Five students from St Mary's College in Crosby interview Lancashire-born actor David Morrissey
PUBLISHED: 01:16 13 September 2011 | UPDATED: 19:58 20 February 2013
Five students from St Mary's College in Crosby interviewed one of Britain's finest actors, Lancashire-born David Morrissey. One of them, 13-year-old Isabelle Bond, reports
The print version of this article appeared in the September 2011 issue of Lancashire Life
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I hadnt got a clue what David Morrissey was going to be like. I knew he had played just about every type of role from The Next Doctor in Doctor Who to Macbeth, but I couldnt help wondering if our meeting might be a horrible or a happy experience. Would he be a Grumpy Old Man?
I thought he might be a mixture of all the characters Id ever seen him play but on the day of the interview I heard someone on the radio say: David Morrissey is one of the few actors you can rely on to be a true gentleman.
He arrived at our school wearing rather normal clothes and when he started talking, I was amazed at the depth and detail of his answers.
As soon as we were introduced I could tell he wasnt a Mr Grumpy. Answering our first question he wore a look of deep concentration; you could see him searching his thoughts.
David told us how all through his early life - his childhood was spent in the Liverpool suburbs of Kensington and Knotty Ash - hed wanted to be praised by people outside of his family, but he didnt take to academic life. In his primary school hed clearly shown an interest in drama by putting on shows.
He failed his 11+ but you could tell he was bright. I ended up at a secondary modern school and they didnt do drama. I really missed it. He found that he had to go looking for drama. David added: Looking back, I can see I really responded to encouragement. I found it at the Everyman Youth Theatre in Liverpool and that was where everything else started for me.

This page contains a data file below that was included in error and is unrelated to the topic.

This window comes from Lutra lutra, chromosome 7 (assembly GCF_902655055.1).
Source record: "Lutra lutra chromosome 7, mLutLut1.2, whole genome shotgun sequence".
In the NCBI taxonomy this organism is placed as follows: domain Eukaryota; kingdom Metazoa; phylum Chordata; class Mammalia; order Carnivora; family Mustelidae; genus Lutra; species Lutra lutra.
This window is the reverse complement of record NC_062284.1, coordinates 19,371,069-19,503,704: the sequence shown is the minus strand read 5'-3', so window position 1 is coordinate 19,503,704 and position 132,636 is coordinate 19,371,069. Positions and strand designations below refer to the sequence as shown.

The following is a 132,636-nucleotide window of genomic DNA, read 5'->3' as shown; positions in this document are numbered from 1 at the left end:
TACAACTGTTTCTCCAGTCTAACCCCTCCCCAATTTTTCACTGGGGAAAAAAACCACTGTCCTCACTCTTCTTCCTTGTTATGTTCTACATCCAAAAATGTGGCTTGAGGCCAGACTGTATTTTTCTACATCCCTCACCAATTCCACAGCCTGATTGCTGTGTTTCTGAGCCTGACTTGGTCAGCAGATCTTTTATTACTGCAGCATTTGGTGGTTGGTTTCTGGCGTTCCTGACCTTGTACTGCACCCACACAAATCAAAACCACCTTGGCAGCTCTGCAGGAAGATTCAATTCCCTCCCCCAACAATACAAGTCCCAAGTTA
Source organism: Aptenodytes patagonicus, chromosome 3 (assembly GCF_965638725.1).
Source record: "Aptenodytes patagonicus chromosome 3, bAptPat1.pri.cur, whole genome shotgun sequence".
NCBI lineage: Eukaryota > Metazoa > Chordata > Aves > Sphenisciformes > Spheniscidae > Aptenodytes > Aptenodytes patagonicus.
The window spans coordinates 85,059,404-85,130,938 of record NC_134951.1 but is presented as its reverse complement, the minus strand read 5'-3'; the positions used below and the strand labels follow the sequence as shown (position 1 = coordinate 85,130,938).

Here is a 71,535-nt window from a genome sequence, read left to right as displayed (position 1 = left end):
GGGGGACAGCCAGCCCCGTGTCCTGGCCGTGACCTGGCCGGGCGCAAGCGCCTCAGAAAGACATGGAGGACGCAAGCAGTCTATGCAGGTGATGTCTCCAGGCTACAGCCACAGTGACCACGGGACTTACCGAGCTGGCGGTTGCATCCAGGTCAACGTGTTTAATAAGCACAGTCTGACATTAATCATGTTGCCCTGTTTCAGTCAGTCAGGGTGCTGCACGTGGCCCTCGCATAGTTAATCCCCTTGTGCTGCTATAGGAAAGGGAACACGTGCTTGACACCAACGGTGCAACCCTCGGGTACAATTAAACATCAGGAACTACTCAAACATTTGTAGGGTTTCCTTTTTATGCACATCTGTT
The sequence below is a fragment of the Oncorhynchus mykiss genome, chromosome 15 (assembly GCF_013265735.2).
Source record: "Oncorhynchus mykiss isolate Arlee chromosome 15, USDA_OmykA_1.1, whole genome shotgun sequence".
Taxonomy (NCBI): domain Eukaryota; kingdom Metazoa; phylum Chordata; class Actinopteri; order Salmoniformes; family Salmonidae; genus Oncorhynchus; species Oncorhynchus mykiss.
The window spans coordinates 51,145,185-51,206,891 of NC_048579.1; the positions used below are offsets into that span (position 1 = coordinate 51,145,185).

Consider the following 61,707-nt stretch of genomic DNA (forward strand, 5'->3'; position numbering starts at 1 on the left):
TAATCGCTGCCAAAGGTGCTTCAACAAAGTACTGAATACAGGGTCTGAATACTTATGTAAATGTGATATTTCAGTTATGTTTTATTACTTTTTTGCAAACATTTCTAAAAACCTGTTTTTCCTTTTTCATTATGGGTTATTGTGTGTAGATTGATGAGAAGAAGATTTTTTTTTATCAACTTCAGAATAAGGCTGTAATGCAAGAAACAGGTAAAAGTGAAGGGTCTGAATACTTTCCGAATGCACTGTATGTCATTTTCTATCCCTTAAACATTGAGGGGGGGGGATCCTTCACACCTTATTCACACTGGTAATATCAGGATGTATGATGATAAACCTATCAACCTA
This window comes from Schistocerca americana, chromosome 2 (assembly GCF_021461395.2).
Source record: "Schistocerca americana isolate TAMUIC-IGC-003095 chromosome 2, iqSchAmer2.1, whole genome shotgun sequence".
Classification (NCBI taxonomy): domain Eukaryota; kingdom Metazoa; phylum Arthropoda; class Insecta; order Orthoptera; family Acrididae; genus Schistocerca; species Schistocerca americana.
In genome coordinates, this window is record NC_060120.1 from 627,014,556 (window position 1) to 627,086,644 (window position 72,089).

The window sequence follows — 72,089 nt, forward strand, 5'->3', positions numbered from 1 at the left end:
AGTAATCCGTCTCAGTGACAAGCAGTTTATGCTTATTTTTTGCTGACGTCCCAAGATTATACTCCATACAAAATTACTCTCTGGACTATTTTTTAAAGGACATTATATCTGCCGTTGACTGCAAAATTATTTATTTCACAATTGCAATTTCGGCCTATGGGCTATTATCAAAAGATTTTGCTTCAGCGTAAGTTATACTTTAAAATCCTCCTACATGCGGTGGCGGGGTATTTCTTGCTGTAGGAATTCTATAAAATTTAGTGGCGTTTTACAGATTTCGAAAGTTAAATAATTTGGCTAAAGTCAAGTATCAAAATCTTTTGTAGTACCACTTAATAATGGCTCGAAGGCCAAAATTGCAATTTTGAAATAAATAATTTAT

I needed to be inspired and school didnt do that for me. I found my life and education through the arts. David was the youngest of four and his childhood was very competitive. Our house was like the trophy cabinet, he said.
When I told my parents that I wanted to be an actor it was like saying I wanted to be an astronaut. It was a completely different world for them so I had to go and find it for myself. In spite of his ambition he didnt think of acting as a proper job until he saw the film Kes by Ken Loach.
It was the opposite of escapism. It presented my life to me in a very real way. The film troubled and upset me. Seeing it gave me the inspiration to say I want to be involved with something like that.
I didnt always go to school. St Marys will kill me for telling you this, he said. After looking over at our teacher he then reveals that instead of going to lessons he sat in the city library reading plays.
I wasnt getting on with the institution that was school but I knew that I wasnt just hanging pointlessly around on the streets. Out of my reading I found a few plays that I took to the Youth Theatre.
One of his early heroes was Roger Hill who ran the theatre and a music paper called The Mersey Sound. He did some work for the publication and was sent to interview Kenny Ball the kind of jazz musician your mum would like.
It provided him with a useful lesson. I had been thinking he was a bit of a joke, but he sat down and started telling me wonderful stories about his life in music. He told me about meeting the Beatles, going on tour in America, and going to the Mississippi. For about two hours I scribbled away. He was a really great guy and I was a bit ashamed that I had considered him a joke before meeting him.
The first film he was involved in was Channel Fours One Summer. He said: Our idea was to try and make it as Ken Loach would. We achieved that a little... but I think hes a bit of a genius. My first real paid work for acting was in this film. That felt amazing. You could almost feel the pride he still feels in the project. All through the interview hed been going into great detail but not droning like a teacher. Somehow he kept our attention.
He told us about how important the arts are in school. Its education for your whole life not just for exam time. For me its essential and I think it illuminates every other subject.
All human life is in Shakespeare. His words are still so relevant to the world today. He made a lot of pertinent comparisons between Macbeth and Colonel Gadaffi. Events in the Arab spring are endlessly reflected back at us in Shakespeare.
He then gave us advice on how, if we wanted, to follow his footsteps. Never be put off. People say no all the time. Being an actor isnt like being a musician. You cant really practice acting in your bedroom.
All the time hes willing us to follow him. We stand up for a photo at the end of the interview but David carries on talking. Looking down at us (hes very tall!) he said: The best advice I can give? Dont let anything stop you.